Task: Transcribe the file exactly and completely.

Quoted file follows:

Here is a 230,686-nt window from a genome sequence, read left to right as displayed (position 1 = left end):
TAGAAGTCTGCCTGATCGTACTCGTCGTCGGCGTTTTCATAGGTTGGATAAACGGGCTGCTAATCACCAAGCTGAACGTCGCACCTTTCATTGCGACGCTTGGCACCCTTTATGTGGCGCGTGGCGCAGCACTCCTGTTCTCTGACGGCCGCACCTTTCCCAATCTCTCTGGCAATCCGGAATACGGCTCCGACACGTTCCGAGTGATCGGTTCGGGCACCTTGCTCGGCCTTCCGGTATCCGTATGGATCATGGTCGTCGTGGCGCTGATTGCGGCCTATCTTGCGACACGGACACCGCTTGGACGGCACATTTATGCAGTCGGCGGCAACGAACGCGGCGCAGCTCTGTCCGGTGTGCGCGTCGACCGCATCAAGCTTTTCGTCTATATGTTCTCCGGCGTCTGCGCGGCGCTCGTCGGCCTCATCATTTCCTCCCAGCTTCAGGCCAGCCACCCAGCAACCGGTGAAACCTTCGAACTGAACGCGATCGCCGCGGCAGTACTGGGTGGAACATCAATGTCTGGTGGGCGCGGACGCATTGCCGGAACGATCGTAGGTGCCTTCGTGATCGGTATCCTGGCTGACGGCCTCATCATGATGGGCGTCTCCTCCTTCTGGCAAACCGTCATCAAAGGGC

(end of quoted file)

Here is a 230,686-nt window from a genome sequence, read left to right as displayed (position 1 = left end):
TAGAAGTCTGCCTGATCGTACTCGTCGTCGGCGTTTTCATAGGTTGGATAAACGGGCTGCTAATCACCAAGCTGAACGTCGCACCTTTCATTGCGACGCTTGGCACCCTTTATGTGGCGCGTGGCGCAGCACTCCTGTTCTCTGACGGCCGCACCTTTCCCAATCTCTCTGGCAATCCGGAATACGGCTCCGACACGTTCCGAGTGATCGGTTCGGGCACCTTGCTCGGCCTTCCGGTATCCGTATGGATCATGGTCGTCGTGGCGCTGATTGCGGCCTATCTTGCGACACGGACACCGCTTGGACGGCACATTTATGCAGTCGGCGGCAACGAACGCGGCGCAGCTCTGTCCGGTGTGCGCGTCGACCGCATCAAGCTTTTCGTCTATATGTTCTCCGGCGTCTGCGCGGCGCTCGTCGGCCTCATCATTTCCTCCCAGCTTCAGGCCAGCCACCCAGCAACCGGTGAAACCTTCGAACTGAACGCGATCGCCGCGGCAGTACTGGGTGGAACATCAATGTCTGGTGGGCGCGGACGCATTGCCGGAACGATCGTAGGTGCCTTCGTGATCGGTATCCTGGCTGACGGCCTCATCATGATGGGCGTCTCCTCCTTCTGGCAAACCGTCATCAAAGGGC